Berkeley and the New Conservative Backlash
The University of California at Berkeley, which has been ranked as one of the foremost educational establishments in the world has recently been the scene of a prolonged and massive confrontation between the students and administration with a great majority of the faculty siding with the students. Many of the problems which were dormant in contemporary American society have been raised by the powerful student movement into major issues. These problems are in important ways similar to those which have traditionally presented themselves to a polity—the rôle of the citizen in political life, popular control over decision making, civil liberties, the rights of free association, the rôle of political elites, and the relationship of ‘legal’ means to civil disobedience. But the context in which these questions are posed is radically different: a highly bureaucratic society composed of large scale organizations where power and decision making are concentrated at the top; a highly integrated society where education—industry—military—government frequently exchange services and personnel; a political society where large scale popular political participation is looked down upon precisely by the political men who, possessed by the administrative vision, define situations either in professional or technical terms. The end product of all this raises a decisive question: can politics as it has been understood (as conflict and popular participation) by many democratic political theorists, survive the onslaught of the newly emerging society and its spokesmen? The Free Speech Movement (fsm), the student defenders of civil liberties at the University, answer in the affirmative and to a large degree have succeeded in establishing some semblance of those rights at the University of California at Berkeley. The University bureaucracy and some highly respectable scholars have answered in the negative either to demands of the students or to their organized efforts to achieve these rights.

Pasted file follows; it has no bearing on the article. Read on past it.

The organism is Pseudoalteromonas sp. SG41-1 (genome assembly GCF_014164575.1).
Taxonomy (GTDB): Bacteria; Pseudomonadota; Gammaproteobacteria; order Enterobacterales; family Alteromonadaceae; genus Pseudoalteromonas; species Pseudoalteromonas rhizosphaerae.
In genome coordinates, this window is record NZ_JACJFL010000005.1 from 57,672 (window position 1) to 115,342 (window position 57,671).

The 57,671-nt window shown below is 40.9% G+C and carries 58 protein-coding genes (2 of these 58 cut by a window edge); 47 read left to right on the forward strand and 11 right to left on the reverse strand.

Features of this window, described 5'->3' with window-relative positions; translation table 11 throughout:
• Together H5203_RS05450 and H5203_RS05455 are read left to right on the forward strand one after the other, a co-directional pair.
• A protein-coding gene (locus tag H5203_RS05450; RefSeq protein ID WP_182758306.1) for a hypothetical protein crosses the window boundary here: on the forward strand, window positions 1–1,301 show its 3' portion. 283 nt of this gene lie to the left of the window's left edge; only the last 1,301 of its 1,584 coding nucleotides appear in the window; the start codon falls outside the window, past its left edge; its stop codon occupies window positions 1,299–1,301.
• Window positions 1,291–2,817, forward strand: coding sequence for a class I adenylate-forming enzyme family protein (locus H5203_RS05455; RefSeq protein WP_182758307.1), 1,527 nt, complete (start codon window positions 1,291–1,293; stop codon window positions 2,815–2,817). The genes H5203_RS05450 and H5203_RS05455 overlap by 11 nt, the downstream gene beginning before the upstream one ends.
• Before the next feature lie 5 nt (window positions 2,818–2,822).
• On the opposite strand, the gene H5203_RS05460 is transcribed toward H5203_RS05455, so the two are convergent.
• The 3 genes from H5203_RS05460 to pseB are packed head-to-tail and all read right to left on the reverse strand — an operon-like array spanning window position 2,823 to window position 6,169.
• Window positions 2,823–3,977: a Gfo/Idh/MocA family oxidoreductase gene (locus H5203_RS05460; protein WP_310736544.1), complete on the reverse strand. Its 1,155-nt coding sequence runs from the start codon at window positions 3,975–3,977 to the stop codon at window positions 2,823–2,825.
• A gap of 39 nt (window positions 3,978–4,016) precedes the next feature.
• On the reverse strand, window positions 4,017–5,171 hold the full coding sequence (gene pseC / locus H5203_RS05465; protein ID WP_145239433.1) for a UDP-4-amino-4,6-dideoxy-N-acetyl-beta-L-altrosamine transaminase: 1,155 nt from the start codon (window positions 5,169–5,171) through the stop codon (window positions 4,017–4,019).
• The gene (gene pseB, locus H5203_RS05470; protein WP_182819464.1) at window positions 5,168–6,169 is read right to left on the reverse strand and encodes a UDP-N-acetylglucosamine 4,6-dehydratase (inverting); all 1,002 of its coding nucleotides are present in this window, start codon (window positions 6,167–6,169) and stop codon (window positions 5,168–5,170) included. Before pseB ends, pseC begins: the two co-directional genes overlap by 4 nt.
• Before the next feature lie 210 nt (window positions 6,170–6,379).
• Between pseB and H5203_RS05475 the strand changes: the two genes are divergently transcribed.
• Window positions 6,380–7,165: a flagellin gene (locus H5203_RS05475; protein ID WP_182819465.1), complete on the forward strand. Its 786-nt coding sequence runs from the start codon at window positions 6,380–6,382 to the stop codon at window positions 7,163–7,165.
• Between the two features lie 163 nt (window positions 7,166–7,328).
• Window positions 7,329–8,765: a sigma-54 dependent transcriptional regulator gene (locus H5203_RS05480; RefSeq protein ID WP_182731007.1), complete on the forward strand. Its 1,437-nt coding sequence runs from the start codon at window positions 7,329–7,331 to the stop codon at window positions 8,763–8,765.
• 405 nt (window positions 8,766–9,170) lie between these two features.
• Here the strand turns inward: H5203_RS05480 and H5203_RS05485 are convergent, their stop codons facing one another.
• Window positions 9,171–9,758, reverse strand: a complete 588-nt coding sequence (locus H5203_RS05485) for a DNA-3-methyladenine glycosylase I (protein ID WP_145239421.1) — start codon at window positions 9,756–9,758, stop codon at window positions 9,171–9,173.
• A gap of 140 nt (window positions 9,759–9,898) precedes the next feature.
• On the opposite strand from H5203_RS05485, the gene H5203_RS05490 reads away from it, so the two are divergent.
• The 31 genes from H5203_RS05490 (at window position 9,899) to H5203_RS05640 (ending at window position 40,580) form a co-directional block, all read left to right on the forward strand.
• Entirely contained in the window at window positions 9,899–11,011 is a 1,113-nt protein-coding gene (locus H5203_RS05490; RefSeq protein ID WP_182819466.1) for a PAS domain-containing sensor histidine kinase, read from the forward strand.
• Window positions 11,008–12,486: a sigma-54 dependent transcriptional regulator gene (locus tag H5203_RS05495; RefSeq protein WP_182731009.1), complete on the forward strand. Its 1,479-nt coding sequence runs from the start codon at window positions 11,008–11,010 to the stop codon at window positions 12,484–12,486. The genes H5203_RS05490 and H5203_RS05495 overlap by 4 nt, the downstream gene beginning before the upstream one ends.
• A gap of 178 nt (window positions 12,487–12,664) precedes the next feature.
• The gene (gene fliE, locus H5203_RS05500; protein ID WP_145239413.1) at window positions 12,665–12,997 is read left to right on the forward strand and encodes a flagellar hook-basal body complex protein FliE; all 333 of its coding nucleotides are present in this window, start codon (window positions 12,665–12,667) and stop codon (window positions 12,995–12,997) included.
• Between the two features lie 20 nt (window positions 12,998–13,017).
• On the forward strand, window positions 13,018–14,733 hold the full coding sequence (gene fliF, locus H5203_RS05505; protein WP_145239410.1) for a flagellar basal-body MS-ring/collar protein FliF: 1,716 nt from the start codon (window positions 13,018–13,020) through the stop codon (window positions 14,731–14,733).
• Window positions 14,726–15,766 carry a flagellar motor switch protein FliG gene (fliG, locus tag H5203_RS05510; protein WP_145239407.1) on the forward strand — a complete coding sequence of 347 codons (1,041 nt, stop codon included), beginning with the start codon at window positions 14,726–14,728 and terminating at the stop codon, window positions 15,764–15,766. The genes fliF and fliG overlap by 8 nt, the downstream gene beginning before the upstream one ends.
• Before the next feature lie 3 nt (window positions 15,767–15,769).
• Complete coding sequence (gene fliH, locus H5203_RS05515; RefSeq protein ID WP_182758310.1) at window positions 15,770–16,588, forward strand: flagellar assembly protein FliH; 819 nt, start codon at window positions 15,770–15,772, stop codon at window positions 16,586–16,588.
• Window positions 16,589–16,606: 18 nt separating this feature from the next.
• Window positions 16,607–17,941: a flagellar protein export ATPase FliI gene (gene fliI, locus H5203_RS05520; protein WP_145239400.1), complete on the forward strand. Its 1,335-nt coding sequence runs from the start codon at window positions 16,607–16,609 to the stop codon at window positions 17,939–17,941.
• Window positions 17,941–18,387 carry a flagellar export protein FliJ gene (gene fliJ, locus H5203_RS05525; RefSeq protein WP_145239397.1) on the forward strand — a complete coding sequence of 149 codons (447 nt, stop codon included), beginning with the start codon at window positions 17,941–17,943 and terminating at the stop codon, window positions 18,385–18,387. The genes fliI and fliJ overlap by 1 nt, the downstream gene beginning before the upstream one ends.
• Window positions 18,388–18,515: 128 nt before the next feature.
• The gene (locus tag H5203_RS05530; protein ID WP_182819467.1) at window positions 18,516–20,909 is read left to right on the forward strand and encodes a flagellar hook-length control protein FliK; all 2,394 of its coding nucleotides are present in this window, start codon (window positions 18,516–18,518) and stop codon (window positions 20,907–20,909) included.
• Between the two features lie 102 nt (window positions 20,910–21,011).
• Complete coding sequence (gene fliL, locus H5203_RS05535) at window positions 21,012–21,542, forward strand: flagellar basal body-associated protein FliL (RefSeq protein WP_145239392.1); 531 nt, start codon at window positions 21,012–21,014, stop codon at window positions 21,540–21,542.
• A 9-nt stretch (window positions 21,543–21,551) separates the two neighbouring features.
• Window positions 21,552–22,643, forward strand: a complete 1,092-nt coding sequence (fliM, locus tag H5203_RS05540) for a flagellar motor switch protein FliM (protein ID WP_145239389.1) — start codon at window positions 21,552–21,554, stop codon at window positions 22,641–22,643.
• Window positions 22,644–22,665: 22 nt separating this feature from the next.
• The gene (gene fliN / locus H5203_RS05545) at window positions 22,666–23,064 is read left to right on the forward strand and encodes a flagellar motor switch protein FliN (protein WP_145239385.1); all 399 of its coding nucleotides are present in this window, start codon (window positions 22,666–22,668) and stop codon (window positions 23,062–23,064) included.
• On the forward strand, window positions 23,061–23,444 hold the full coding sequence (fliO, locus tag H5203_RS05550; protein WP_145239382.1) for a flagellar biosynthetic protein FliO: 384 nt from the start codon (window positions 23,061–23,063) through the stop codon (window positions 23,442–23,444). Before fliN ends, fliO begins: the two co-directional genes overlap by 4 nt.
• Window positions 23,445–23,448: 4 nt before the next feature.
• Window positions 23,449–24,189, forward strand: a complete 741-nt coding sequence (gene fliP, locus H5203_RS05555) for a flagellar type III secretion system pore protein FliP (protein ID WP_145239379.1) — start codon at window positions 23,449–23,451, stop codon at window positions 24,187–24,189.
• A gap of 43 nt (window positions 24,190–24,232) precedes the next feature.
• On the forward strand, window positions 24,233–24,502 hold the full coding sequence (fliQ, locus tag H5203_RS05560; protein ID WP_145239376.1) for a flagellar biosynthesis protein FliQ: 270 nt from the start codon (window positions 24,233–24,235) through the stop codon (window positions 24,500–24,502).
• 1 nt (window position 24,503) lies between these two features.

Subscribe for just £36 and get free access to the archive
Please login on the left to read more or buy the article for £3